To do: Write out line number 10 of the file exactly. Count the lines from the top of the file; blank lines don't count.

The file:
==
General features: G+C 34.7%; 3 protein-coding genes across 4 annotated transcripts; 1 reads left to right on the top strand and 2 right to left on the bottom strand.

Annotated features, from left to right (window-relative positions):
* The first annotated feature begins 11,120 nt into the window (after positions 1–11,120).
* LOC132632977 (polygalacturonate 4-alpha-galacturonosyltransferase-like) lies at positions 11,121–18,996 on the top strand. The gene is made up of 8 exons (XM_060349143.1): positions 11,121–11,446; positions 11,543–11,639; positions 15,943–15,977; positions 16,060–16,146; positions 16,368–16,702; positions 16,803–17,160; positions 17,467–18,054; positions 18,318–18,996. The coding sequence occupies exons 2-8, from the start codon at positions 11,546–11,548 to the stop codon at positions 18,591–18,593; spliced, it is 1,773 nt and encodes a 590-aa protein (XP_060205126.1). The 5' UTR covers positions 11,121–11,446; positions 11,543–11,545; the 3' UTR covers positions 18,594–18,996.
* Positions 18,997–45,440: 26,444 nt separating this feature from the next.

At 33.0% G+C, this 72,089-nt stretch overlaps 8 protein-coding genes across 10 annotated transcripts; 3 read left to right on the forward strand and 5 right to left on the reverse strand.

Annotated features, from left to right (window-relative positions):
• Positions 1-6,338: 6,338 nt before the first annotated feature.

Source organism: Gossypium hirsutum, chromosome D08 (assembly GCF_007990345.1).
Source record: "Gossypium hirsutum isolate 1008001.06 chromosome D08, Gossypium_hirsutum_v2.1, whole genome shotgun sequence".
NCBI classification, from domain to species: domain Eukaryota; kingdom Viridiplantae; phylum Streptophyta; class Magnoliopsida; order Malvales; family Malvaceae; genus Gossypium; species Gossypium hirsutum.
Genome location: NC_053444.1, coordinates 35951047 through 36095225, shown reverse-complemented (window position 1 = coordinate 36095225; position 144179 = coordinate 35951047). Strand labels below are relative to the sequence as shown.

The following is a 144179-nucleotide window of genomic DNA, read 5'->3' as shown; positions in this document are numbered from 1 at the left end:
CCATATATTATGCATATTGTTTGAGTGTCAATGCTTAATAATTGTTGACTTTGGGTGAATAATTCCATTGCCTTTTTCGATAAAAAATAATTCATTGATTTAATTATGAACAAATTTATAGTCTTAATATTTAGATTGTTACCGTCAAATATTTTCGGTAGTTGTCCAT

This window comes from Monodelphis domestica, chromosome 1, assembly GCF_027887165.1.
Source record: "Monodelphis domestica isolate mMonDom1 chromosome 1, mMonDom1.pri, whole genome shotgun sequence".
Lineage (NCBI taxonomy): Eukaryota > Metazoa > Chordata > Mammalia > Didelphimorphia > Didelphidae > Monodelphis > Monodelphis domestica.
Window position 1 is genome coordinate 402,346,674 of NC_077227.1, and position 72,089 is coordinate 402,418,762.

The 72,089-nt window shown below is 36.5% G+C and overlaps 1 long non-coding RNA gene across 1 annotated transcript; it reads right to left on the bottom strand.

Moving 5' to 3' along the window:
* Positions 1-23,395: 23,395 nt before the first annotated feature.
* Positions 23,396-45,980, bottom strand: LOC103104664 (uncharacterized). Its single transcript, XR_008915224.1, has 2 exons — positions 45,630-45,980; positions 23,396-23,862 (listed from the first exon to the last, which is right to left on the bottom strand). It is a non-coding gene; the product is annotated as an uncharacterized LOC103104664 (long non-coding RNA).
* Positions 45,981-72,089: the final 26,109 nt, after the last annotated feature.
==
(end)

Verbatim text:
Source record: "Gossypium hirsutum isolate 1008001.06 chromosome D08, Gossypium_hirsutum_v2.1, whole genome shotgun sequence".